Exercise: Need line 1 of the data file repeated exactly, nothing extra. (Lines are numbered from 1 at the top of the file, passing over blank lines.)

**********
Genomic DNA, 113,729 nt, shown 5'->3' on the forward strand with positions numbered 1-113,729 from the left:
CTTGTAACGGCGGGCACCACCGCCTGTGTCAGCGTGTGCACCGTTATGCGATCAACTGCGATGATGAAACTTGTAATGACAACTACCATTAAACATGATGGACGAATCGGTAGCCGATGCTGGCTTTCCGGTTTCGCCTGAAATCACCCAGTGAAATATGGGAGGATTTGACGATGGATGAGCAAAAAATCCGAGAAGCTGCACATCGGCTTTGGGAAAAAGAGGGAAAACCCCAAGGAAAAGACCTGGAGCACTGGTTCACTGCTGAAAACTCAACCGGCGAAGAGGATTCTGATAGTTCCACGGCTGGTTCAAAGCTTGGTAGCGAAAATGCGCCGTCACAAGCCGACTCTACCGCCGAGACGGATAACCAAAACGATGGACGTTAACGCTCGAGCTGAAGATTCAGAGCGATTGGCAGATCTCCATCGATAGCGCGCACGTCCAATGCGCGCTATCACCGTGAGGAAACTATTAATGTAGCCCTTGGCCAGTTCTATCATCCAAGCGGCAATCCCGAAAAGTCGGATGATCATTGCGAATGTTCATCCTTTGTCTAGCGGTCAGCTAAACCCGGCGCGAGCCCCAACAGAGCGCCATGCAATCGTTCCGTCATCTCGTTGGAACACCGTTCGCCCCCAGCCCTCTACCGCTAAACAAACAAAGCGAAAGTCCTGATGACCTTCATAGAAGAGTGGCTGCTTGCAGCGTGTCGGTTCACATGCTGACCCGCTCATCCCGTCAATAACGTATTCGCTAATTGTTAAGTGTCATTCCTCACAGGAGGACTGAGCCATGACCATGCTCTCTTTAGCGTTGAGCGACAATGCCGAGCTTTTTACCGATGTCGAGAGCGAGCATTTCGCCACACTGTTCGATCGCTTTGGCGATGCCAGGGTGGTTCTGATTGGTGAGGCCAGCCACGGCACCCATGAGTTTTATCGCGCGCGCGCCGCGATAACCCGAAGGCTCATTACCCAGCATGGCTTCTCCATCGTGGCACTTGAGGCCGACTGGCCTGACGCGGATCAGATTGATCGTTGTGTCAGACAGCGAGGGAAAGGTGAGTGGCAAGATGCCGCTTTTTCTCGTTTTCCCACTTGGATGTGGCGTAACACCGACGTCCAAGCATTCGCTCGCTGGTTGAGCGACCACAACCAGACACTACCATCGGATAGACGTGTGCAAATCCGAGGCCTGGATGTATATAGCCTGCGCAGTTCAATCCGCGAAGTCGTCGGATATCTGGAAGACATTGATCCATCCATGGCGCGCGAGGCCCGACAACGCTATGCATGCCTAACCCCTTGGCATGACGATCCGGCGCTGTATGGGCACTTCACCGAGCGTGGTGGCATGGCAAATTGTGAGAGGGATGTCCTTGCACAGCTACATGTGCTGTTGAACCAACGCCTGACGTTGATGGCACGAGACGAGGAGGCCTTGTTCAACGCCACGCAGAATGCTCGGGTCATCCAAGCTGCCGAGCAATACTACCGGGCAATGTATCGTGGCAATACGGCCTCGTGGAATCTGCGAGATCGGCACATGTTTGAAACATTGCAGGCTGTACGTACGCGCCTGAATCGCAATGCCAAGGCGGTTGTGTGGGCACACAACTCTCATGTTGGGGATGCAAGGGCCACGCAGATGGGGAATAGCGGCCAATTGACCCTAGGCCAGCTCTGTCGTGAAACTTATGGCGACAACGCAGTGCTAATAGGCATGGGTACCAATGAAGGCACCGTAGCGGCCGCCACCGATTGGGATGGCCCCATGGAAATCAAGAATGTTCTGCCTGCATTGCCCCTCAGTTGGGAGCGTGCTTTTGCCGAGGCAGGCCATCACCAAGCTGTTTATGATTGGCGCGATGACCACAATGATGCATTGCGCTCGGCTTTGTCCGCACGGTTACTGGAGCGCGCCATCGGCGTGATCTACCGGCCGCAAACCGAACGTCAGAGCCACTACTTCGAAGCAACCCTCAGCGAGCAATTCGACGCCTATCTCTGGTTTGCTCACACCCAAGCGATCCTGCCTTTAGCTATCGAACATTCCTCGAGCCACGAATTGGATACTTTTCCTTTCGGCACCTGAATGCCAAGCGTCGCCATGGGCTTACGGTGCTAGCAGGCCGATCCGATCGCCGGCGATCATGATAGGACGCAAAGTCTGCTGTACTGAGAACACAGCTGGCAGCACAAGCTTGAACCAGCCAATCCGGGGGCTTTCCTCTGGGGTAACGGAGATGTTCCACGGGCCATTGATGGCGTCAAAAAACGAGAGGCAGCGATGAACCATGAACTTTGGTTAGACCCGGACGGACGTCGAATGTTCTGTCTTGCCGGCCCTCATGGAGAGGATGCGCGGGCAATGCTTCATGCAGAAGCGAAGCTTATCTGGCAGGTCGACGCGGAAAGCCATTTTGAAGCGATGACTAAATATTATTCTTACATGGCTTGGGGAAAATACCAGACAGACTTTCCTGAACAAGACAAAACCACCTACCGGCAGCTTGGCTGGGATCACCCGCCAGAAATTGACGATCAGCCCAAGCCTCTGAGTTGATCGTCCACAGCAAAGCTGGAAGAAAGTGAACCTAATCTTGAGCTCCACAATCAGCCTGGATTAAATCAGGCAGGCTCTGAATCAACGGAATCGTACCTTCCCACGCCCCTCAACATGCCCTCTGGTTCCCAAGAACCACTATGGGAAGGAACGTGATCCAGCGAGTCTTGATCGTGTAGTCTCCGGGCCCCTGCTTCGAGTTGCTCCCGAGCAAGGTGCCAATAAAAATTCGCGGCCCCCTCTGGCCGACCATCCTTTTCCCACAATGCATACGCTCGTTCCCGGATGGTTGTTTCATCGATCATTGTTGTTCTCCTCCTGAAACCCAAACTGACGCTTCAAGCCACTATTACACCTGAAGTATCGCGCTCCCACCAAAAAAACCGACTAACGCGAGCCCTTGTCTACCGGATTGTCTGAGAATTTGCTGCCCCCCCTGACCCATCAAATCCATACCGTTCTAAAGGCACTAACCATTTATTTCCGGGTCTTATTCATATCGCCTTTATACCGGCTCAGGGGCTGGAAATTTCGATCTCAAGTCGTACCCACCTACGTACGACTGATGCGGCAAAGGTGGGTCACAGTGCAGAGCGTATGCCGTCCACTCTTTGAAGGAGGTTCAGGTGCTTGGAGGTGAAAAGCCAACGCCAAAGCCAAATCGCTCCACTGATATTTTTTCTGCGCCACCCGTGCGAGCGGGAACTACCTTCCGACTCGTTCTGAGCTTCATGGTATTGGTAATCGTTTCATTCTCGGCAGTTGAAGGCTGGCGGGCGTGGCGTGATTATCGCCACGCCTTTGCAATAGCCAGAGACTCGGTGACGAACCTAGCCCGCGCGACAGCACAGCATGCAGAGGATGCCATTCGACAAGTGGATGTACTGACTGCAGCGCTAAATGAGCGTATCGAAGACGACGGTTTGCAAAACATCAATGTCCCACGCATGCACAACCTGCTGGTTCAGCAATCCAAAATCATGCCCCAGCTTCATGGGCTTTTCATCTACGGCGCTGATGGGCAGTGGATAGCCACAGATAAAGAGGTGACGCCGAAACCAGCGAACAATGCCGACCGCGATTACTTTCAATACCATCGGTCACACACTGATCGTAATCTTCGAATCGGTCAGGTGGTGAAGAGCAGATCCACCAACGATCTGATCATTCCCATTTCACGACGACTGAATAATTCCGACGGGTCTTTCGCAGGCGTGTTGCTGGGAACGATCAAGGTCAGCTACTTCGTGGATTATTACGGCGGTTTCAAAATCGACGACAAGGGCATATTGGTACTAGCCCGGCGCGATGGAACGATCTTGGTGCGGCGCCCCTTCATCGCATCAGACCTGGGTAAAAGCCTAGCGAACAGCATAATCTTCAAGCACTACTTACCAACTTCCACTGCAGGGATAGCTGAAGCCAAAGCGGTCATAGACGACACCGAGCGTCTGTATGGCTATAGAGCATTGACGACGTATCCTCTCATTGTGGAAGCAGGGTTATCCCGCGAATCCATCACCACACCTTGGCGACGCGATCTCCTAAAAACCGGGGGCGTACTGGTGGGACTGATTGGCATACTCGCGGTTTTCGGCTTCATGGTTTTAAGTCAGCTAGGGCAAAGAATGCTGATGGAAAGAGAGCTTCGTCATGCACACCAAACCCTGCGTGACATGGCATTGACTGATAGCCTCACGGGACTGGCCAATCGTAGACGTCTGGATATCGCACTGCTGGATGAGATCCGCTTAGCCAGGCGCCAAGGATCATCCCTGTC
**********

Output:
Genomic DNA, 113,729 nt, shown 5'->3' on the forward strand with positions numbered 1-113,729 from the left: